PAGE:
Heart transplantation is the main treatment for end stage heart failure. Around 3,000 people in the US are currently on the waiting list for a heart transplant, but despite this, only 2,000 donor hearts become available each year. In the meantime, heart patients awaiting a transplant must rely on mechanical devices, which can increase the risk of infection, blood clots and bleeding in the patient.
A proposed alternative has been to use animal hearts in human patients, which is known as "xenotransplantation."
Lead investigator Dr. Muhammad M. Mohiuddin, of the National Heart, Lung, and Blood Institute's Cardiothoracic Surgery Research Program, explains the rationale behind xenotransplantation:
"Until we learn to grow organs via tissue engineering, which is unlikely in the near future, xenotransplantation seems to be a valid approach to supplement human organ availability. Despite many setbacks over the years, recent genetic and immunologic advancements have helped revitalized progress in the xenotransplantation field."
Two main problems with xenotransplantation have been overcome by Dr. Mohiuddin's team as part of this research.
Firstly, pigs were genetically engineered to be a source of donor organs. These pigs had human genes that make their organs more compatible with human physiology. Pigs were chosen because their anatomy is similar to human anatomy.
The piglets were genetically engineered to have the enzyme alpha 1-3 galactosidase transferase deactivated, which eliminates one potential cause of immunologic rejection. The piglets' hearts also expressed human transgenes to prevent blood from clotting.
Secondly, rather than employing the usual generalized immunosuppression to limit rejection of the transplanted heart, the scientists pioneered a form of target-specific immunosuppression, which is less toxic.
Piglet hearts were attached to baboons' circulatory systems to test viability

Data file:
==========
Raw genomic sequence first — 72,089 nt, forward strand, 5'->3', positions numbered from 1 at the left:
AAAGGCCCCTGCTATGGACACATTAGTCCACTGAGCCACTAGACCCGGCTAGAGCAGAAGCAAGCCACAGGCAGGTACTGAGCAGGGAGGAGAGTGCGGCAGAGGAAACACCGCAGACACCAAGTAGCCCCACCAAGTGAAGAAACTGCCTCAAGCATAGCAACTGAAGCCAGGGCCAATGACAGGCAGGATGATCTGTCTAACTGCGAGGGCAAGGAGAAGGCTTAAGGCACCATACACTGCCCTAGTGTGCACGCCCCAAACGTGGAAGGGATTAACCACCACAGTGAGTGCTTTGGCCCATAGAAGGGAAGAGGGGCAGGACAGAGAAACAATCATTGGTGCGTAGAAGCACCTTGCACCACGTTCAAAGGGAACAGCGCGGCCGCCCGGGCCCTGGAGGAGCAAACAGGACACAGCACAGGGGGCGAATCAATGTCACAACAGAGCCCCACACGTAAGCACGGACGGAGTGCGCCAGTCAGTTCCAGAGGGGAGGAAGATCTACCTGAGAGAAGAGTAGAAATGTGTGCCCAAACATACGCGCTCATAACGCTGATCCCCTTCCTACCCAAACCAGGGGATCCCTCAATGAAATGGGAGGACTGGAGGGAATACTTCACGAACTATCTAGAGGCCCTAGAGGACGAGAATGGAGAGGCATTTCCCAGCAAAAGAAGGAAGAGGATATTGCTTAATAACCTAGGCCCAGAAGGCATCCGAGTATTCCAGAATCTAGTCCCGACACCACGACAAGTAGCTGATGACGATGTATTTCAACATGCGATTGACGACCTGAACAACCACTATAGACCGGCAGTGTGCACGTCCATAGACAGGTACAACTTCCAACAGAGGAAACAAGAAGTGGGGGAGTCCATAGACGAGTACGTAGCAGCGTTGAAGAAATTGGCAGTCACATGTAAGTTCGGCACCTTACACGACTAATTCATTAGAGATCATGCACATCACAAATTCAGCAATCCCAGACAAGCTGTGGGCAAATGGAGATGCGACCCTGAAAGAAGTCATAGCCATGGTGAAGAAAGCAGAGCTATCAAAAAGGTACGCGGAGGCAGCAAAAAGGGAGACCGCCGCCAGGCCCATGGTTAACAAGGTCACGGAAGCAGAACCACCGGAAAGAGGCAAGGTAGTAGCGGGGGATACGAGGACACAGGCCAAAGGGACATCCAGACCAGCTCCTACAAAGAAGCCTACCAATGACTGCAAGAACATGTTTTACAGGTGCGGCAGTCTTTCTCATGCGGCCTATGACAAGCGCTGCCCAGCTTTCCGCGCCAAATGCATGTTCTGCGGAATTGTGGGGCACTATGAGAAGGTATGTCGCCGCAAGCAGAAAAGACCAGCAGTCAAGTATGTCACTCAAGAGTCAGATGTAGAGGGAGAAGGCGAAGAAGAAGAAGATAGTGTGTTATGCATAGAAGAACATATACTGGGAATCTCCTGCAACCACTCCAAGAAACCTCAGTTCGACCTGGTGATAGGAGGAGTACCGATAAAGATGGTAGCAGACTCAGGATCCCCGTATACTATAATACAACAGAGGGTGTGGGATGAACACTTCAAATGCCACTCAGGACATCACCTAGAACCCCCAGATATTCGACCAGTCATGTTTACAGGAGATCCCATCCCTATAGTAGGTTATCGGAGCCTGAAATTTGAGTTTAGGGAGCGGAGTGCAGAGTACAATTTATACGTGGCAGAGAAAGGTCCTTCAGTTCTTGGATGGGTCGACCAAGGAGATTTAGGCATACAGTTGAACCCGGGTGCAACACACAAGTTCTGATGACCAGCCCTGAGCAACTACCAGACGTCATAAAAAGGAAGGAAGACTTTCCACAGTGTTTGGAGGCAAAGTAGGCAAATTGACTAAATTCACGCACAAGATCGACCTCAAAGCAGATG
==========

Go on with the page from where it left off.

To test the survival of the genetically engineered pig hearts, the transplanted organs were attached to the circulatory systems of host baboons, in their abdomens. The baboons' own hearts remained in place and continued to provide circulatory function.
Using animal hearts - such as this pig heart - in human patients is known as "xenotransplantation."
Four groups of pig hearts in the study each received different genetic modifications.
One group of piglet hearts that had been engineered to contain a human gene had an average transplant survival of 200 days. This was much longer than the average survival times of the other three groups, which survived for 21 days, 70 days and 80 days.
Within the group that had an average survival of 200 days, two of the hearts had stopped beating 146 and 150 days after the transplant, but the other three transplanted hearts survived for 200-500 days at the time of the study's publication.
Dr. Mohiuddin believes that this group of hearts survived longer than the others because it was the only group to feature the human thrombomodulin gene. Expression of this gene prevents some of the clotting problems encountered in organ transplantation.
No infections or other complications were observed in the longest-surviving group of hearts.
The next step for the researchers is to test whether these long-lasting genetically engineered pig hearts can sustain full life support. To do this, they will replace the hearts of the baboons with the pig hearts.
Dr. Mohiuddin concludes:
"Xenotransplantation could help to compensate for the shortage of human organs available for transplant. Our study has demonstrated that by using hearts from genetically engineered pigs in combination with target-specific immunosuppression of recipient baboons, organ survival can be significantly prolonged. Based on the data from long-term surviving grafts, we are hopeful that we will be able to repeat our results in the life-supporting model. This has potential for paving the way for the use of animal organs for transplantation into humans."